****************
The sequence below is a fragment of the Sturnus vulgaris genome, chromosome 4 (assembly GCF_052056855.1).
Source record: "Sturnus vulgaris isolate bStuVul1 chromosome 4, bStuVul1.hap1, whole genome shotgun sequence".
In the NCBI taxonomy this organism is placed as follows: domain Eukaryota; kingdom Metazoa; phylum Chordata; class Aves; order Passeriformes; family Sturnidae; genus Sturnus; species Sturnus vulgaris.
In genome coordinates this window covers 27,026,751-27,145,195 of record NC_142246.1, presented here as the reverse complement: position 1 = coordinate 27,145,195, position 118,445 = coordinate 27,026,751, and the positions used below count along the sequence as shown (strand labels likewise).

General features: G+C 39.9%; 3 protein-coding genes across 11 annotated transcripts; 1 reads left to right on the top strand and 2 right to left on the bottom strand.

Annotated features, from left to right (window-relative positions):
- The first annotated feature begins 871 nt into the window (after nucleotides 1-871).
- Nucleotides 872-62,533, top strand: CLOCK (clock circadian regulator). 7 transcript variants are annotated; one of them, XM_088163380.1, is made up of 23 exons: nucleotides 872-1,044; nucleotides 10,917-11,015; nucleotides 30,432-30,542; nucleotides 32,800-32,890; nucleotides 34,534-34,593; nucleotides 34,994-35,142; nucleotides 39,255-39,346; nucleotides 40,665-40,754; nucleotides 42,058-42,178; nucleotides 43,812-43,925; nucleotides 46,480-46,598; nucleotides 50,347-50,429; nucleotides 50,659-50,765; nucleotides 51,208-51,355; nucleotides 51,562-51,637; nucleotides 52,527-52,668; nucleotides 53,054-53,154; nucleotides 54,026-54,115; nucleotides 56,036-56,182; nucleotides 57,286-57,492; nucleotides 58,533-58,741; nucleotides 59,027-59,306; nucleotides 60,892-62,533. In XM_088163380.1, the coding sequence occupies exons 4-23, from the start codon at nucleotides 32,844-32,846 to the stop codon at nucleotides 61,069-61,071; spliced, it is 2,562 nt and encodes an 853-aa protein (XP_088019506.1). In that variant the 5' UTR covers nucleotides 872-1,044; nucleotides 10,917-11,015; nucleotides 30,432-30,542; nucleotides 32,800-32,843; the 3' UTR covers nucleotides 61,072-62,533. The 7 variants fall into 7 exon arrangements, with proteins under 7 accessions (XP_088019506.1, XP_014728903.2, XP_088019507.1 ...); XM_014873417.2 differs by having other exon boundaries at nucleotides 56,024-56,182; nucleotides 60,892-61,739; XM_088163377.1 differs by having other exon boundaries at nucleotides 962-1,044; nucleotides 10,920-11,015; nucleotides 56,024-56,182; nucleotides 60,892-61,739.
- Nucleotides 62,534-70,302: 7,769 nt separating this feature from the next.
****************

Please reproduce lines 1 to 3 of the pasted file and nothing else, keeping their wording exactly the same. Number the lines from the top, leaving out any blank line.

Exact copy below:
The sequence below is a fragment of the Sturnus vulgaris genome, chromosome 4 (assembly GCF_052056855.1).
Source record: "Sturnus vulgaris isolate bStuVul1 chromosome 4, bStuVul1.hap1, whole genome shotgun sequence".
In the NCBI taxonomy this organism is placed as follows: domain Eukaryota; kingdom Metazoa; phylum Chordata; class Aves; order Passeriformes; family Sturnidae; genus Sturnus; species Sturnus vulgaris.